Abe clearly bought into this idea and invested heavily in his relationship with Putin. This entailed Abe meeting the Russian leader a total of 27 times, and praising him as someone who ‘is dear to me as a partner’. In 2018, Abe even tried to give Putin a puppy but was rebuffed.
Such fawning might be excusable if it were in the national interest yet, over two decades, Putin’s supposed affection for Japan has never led to anything of substance. It is true that Putin was the first Soviet/Russian leader since Khrushchev to acknowledge the applicability of the 1956 Joint Declaration. It is also the case that he has spoken of his desire to resolve the territorial dispute by means of a ‘hikiwake’, using the Japanese term for a draw.
Yet, these steps were designed merely to keep Tokyo’s hopes alive so that Japanese leaders would continue to engage politically and economically. As demonstrated by the constitutional revision, Putin has no real intention of relinquishing even the smaller two disputed islands.
In truth, any other Russian leader would be unlikely to be any more accommodating on the territorial issue. However, Putin is also injurious to Japan’s interests from a strategic perspective.
An Awkward Position
Japan’s main challenge is that it faces simultaneous threats from China, North Korea, and (to a lesser extent) Russia at a time when the US security guarantee is looking less reliable. In this context, the strategic nightmare for Tokyo is a quasi-alliance between Moscow and Beijing, leaving Japan facing a united front to both the north and east. This is precisely what has been occurring under Putin’s leadership as Russia has increasingly adopted the role of China’s junior partner.
A wiser Russian leader would have taken a different approach. In the escalating confrontation between the US and China, the logical course for a non-ideological, midranking actor, such as Russia, is to maintain equidistance between the superpowers. Such flexibility would enable Moscow to play the rivals off against each other and to sell its support for the highest price.
Instead, burdened by his Cold War mindset, deep sense of grievance, and predilection for spy craft – including the clumsy interference in the US presidential elections in 2016 and botched assassination of Sergei Skripal in 2018 – Putin has rendered Russia terra non grata in the West. This leaves Moscow with little option but to fall in line behind Beijing.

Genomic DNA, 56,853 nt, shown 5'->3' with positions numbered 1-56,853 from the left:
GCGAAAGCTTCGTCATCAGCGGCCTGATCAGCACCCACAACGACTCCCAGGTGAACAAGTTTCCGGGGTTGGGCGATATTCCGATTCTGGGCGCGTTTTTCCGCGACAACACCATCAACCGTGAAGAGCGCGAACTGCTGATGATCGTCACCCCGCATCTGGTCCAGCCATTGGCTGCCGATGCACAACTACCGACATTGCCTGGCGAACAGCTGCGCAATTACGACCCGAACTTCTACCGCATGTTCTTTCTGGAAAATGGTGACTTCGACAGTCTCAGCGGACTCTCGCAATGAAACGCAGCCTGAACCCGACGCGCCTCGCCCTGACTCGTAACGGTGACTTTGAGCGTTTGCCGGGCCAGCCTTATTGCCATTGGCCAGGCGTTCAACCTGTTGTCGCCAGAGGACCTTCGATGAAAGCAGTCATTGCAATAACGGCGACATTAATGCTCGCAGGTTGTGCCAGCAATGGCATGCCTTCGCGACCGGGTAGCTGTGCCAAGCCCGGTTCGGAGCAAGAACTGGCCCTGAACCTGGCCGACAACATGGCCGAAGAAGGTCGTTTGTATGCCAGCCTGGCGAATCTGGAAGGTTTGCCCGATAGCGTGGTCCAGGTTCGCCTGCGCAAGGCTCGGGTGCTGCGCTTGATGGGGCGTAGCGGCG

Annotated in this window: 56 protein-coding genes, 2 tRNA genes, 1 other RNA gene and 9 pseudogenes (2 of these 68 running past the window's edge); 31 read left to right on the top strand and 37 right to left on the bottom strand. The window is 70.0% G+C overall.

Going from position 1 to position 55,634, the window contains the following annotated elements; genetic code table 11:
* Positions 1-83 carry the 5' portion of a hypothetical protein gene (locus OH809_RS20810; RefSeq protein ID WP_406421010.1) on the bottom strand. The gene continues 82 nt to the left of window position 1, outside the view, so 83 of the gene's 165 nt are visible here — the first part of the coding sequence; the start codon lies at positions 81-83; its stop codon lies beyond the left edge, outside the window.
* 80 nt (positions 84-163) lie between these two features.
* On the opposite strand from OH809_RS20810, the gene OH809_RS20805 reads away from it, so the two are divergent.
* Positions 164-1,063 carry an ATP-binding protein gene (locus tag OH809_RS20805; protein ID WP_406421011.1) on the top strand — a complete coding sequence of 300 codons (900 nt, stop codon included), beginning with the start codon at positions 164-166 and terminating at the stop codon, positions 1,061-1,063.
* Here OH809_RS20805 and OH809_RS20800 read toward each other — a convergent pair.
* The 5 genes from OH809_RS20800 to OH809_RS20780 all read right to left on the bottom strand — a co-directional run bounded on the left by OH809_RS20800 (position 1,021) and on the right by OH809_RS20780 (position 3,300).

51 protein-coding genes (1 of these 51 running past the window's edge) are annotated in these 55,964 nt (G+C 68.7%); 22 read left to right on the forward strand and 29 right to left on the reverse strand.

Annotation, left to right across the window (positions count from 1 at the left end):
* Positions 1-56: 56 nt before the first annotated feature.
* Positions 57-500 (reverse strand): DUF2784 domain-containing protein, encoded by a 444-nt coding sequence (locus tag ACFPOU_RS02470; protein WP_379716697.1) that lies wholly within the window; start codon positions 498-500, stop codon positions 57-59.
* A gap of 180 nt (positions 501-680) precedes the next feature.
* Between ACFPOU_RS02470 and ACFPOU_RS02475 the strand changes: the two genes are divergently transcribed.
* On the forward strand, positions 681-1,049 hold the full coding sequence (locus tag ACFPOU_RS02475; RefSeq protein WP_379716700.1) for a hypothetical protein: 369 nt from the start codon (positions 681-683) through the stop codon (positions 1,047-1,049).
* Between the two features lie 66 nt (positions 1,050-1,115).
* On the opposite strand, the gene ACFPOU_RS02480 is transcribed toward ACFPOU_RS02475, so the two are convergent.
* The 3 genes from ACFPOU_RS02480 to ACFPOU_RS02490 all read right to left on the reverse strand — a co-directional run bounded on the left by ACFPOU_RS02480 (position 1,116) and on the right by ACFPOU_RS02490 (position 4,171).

Viewed from Tokyo, worrying examples of this trend include growing cooperation between the Russian and Chinese militaries, including their first joint strategic bomber patrol over the Sea of Japan in July 2019. More symbolically, in April 2020, Russia moved the official end of the Second World War from 2 to 3 September, making it the same day on which China celebrates victory over Japan.
As the disadvantages of playing second fiddle to China become apparent, Putin may still try to realign Russia towards a middle path and to rebuild relations with the US. However, given Putin’s extremely negative image in the West, this will be harder for him to achieve than had he been willing to step aside for a new leader.
During the last two decades, several Japanese leaders – and none more so than Abe Shinzō – have shown faith in Putin as the Russian leader who could deliver an end to the countries’ territorial dispute and sign a peace treaty. The constitutional revision conclusively demonstrates that this hope has been misplaced. As the third decade of Putin’s rule rumbles on, Japanese leaders should belatedly accept that the Russian autocrat is no friend of Japan.
James D J Brown is an Associate Professor at Temple University’s Japan campus.
The views expressed in this Commentary are the author's, and do not represent those of RUSI or any other institution.
BANNER IMAGE: A meeting between Vladimir Putin and Abe Shinzō. Courtesy of Kremin.ru.